Making Powerful Probiotic Yogurt
All these issues can be answered if you learn to make your own yogurt. It’s easy and fun and you will have the satisfaction of knowing that you are giving the best to you and your family.
Also, many people who are lactose intolerant can eat yogurt as the lactose is all predigested by the yogurt flora.
Here’s what you will need.
2 quarts of whole milk
One cup heavy cream
One stainless steel or enamel pot to hold 2 quarts
A candy thermometer
2 glass jars with lids. I use Mason jars but any glass jar with a lid will do.
Yogurt culture or a container of fresh yogurt with guaranteed live culture
A picnic cooler
Hot water bottle
Remove one cup of milk and add your cup of cream to equal 2 quarts and put into your pot. Heavy cream will make for a thicker and more satisfying yogurt. The micro-organisms love it. You could also add dried powdered milk for a thicker culture but be sure it is organic and conventional dried milk products use strange methods.
Heat until it hits 180 degrees. You don’t want to boil it, but you know if you do it is not the end of it, I have made yogurt with milk I left too long on the stove that even boiled over.
Heating to 180 degrees will eliminate any competitive microbes that might make your yogurt fail. This is a good time to add stevia to sweeten, but don’t add too much. You can always add more after according to everyone’s preferences. I always add it per each individual serving.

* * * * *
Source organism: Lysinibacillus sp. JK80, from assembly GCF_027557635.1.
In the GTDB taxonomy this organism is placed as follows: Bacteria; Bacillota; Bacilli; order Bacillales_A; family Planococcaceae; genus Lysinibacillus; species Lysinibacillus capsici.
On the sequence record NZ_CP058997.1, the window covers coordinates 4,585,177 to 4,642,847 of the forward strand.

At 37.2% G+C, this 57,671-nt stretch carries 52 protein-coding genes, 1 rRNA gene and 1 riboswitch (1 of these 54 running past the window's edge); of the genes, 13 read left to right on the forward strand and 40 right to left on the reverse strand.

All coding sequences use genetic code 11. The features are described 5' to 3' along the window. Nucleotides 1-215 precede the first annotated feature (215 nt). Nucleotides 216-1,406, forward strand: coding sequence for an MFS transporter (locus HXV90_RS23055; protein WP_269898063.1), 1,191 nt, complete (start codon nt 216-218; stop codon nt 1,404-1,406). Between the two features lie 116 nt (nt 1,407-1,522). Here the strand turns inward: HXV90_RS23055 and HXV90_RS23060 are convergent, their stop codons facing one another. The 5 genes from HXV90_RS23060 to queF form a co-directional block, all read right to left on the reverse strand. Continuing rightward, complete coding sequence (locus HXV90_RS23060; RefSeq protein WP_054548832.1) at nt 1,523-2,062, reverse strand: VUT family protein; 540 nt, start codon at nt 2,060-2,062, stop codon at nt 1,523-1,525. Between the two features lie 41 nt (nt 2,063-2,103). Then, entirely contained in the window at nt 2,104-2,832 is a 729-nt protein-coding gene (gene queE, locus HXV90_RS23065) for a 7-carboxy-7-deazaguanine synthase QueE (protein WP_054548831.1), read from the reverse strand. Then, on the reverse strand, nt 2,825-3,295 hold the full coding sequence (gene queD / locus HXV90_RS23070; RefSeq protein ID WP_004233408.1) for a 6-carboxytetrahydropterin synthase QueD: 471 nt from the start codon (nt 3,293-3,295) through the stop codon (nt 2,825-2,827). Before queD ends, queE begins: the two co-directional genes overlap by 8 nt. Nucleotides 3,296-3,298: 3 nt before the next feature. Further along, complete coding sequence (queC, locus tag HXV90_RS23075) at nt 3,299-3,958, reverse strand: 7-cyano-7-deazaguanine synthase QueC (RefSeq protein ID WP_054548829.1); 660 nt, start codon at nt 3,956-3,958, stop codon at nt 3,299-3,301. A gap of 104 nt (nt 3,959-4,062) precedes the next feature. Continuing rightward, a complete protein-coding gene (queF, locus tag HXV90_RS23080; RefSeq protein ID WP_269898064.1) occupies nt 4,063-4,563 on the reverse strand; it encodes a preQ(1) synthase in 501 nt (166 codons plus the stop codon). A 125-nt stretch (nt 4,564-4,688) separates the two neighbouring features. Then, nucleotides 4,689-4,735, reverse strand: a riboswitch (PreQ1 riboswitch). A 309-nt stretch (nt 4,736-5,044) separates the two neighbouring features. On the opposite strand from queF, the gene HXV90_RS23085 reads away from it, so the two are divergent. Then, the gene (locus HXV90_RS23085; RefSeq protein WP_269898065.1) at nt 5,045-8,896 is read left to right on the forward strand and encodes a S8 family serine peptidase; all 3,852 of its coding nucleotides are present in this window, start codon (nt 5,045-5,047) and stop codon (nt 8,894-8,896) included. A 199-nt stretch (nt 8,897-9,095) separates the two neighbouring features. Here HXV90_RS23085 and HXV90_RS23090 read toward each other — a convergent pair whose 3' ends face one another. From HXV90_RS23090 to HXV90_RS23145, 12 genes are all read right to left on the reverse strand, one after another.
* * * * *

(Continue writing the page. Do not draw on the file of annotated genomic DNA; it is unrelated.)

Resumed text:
Cool the milk to 110.
When it is cooled down to it is time to pour it into your jars with your culture.
One packet of culture usually makes one quart of yogurt. If you are using store bought yogurt for your start have about 2 tablespoons in the jar ready at room temperature.
This is also the time to add two capsules of your favorite probiotic. Simply open the capsules and pour it in then give your jar a shake. I use VSL#3 probiotic in capsule form.
Each capsule provides about 125 billion live micro-organisms. I’ve been using 2 capsules but next time I may try one.
Place the jars in the picnic cooler with a hot water bottle in contact with the bottles. Make sure the hot water bottle has pretty very water in it as this will keep your culture warm as it grows.
Close your cooler and let it sit for at least 6 hours.
If you want thicker yogurt let it sit from 12 to even 48 hours. The longer it sits generally the thicker it will get and also the more tart. If it does not get as thick as you would like consider adding 1 cup of powdered milk when you heat your milk up to 180 degrees next time. If you keep it going for longer than 10 hours you will want to put new hot water in your hot water bottle.
After your yogurt is done and things look good, take one jar and scoop it into a clean ice cube tray and freeze. Remove the yogurt cubes from the trays after it is frozen and put into a freezer zip lock bag. These cubes with be the start for your following yogurt batchs. Use two cubes per quart and let them melt before you add your 110 degree milk.
Remember, the longer batches are propagated off of the previous batch the weaker your culture becomes. Usually somewhere around the 4th or 5th batch it will be time to add more probiotics to your batch. You should not need to do it every time.
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